Social Vulnerability as a Measure of Equity<p>Given their focus on social marginalization and economic barriers, social vulnerability indicators are attracting growing scientific interest as measures of inequity resulting from disasters. Indeed, social vulnerability and inequity are related concepts. Social vulnerability research explores the differential susceptibilities and capacities of disaster-affected populations, whereas social equity analyses tend to focus on population disparities in the allocation of resources for hazard mitigation and disaster recovery. Interventions with an equity focus emphasize full and equal resource access for all people with unmet disaster needs.</p><p>Yet newer studies of inequity in disaster programs have documented troubling disparities in income, race, and home ownership among those who <a href="https://eos.org/articles/equity-concerns-raised-in-federal-flood-property-buyouts" target="_blank">participate in flood buyout programs</a>, are <a href="https://www.eenews.net/stories/1063477407" target="_blank" rel="noopener noreferrer">eligible for postdisaster loans</a>, receive short-term recovery assistance [<a href="https://doi.org/10.1016/j.ijdrr.2020.102010" target="_blank" rel="noopener noreferrer"><em>Drakes et al.</em></a>, 2021], and have <a href="https://www.texastribune.org/2020/08/25/texas-natural-disasters--mental-health/" target="_blank" rel="noopener noreferrer">access to mental health services</a>. For example, a recent analysis of federal flood buyouts found racial privilege to be infused at multiple program stages and geographic scales, resulting in resources that disproportionately benefit whiter and more urban counties and neighborhoods [<a href="https://doi.org/10.1177/2378023120905439" target="_blank" rel="noopener noreferrer"><em>Elliott et al.</em></a>, 2020].</p><p>Investments in disaster risk reduction are largely prioritized on the basis of hazard modeling, historical impacts, and economic risk. Social equity, meanwhile, has been far less integrated into the considerations of public agencies for hazard and disaster management. But this situation may be beginning to shift. Following the adage of "what gets measured gets managed," social equity metrics are increasingly being inserted into disaster management.</p><p>At the national level, FEMA has <a href="https://www.fema.gov/news-release/20200220/fema-releases-affordability-framework-national-flood-insurance-program" target="_blank">developed options</a> to increase the affordability of flood insurance [Federal Emergency Management Agency, 2018]. At the subnational scale, Puerto Rico has integrated social vulnerability into its CDBG Mitigation Action Plan, expanding its considerations of risk beyond only economic factors. At the local level, Harris County, Texas, has begun using social vulnerability indicators alongside traditional measures of flood risk to introduce equity into the prioritization of flood mitigation projects [<a href="https://www.hcfcd.org/Portals/62/Resilience/Bond-Program/Prioritization-Framework/final_prioritization-framework-report_20190827.pdf?ver=2019-09-19-092535-743" target="_blank" rel="noopener noreferrer"><em>Harris County Flood Control District</em></a>, 2019].</p><p>Unfortunately, many existing measures of disaster equity fall short. They may be unidimensional, using single indicators such as income in places where underlying vulnerability processes suggest that a multidimensional measure like racialized poverty (Figure 2) would be more valid. And criteria presumed to be objective and neutral for determining resource allocation, such as economic loss and cost-benefit ratios, prioritize asset value over social equity. For example, following the <a href="http://www.cedar-rapids.org/discover_cedar_rapids/flood_of_2008/2008_flood_facts.php" target="_blank" rel="noopener noreferrer">2008 flooding</a> in Cedar Rapids, Iowa, cost-benefit criteria supported new flood protections for the city's central business district on the east side of the Cedar River but not for vulnerable populations and workforce housing on the west side.</p><p>Furthermore, many equity measures are aspatial or ahistorical, even though the roots of marginalization may lie in systemic and spatially explicit processes that originated long ago like redlining and urban renewal. More research is thus needed to understand which measures are most suitable for which social equity analyses.</p>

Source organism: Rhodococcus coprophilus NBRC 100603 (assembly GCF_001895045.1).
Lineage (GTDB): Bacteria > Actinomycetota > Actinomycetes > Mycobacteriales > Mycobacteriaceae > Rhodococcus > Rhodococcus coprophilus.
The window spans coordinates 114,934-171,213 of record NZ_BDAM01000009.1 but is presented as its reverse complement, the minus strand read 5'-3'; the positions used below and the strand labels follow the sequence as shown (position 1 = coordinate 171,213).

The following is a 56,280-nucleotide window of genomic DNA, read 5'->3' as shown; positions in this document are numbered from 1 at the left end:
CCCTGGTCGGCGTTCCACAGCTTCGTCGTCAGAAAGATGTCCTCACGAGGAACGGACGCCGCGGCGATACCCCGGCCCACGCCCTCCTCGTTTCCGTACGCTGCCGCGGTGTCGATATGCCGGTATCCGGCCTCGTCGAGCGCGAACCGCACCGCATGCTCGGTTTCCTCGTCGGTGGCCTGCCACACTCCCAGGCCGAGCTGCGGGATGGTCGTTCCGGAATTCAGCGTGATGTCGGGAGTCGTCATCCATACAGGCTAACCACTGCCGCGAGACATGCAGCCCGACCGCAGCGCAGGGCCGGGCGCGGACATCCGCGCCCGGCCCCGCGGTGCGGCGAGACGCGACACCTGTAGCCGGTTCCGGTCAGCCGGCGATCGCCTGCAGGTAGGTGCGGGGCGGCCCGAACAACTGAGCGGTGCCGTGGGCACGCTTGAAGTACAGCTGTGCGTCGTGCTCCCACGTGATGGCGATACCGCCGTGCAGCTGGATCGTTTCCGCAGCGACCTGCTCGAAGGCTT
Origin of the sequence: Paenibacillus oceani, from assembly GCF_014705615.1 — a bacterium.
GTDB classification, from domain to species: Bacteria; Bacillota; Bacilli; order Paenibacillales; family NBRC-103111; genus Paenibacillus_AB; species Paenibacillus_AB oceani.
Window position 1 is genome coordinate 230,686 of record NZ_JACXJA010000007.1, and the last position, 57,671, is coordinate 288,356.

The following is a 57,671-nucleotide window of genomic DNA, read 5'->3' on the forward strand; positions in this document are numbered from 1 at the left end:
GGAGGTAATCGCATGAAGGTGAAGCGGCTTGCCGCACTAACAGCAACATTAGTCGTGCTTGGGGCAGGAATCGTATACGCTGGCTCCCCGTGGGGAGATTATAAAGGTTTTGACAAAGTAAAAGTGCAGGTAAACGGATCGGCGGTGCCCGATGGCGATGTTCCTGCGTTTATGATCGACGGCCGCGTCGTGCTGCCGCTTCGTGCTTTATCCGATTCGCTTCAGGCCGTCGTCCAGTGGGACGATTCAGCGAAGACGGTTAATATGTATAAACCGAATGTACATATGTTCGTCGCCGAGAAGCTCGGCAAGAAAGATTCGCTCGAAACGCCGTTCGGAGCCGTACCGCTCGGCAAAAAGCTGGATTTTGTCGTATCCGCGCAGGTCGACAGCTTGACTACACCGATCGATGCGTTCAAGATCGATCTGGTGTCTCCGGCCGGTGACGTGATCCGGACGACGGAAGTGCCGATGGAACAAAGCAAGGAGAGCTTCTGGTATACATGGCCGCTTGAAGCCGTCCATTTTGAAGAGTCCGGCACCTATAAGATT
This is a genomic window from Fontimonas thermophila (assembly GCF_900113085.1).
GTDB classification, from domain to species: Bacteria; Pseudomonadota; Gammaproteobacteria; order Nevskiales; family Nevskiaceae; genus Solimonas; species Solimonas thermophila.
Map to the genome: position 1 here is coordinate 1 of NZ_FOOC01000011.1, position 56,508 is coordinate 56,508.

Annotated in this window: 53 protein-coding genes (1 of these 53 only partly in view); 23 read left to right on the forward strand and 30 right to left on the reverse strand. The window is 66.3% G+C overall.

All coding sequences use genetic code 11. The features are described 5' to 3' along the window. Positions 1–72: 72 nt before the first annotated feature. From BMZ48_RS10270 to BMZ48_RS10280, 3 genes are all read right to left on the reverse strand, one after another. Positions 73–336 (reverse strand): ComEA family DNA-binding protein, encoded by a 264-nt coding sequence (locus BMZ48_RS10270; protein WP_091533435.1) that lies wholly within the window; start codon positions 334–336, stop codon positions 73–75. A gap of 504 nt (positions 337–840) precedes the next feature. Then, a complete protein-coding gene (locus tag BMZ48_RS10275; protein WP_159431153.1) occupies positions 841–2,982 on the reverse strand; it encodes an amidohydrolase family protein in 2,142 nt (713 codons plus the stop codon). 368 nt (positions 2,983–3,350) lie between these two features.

Challenges for Disaster Equity Analysis<p>Across studies that quantify, map, and analyze social vulnerability to natural hazards, modelers have faced recurrent measurement challenges, many of which also apply in measuring disaster equity (Table 1). The first is clearly establishing the purpose of an equity analysis by defining characteristics such as the end user and intended use, the type of hazard, and the disaster stage (i.e., mitigation, response, or recovery). Analyses using generalized indicators like the CDC Social Vulnerability Index may be appropriate for identifying broad areas of concern, whereas more detailed analyses are ideal for high-stakes decisions about budget allocations and project prioritization.</p>
By Jessica Corbett
Sen. Bernie Sanders on Tuesday was the lone progressive to vote against Tom Vilsack reprising his role as secretary of agriculture, citing concerns that progressive advocacy groups have been raising since even before President Joe Biden officially nominated the former Obama administration appointee.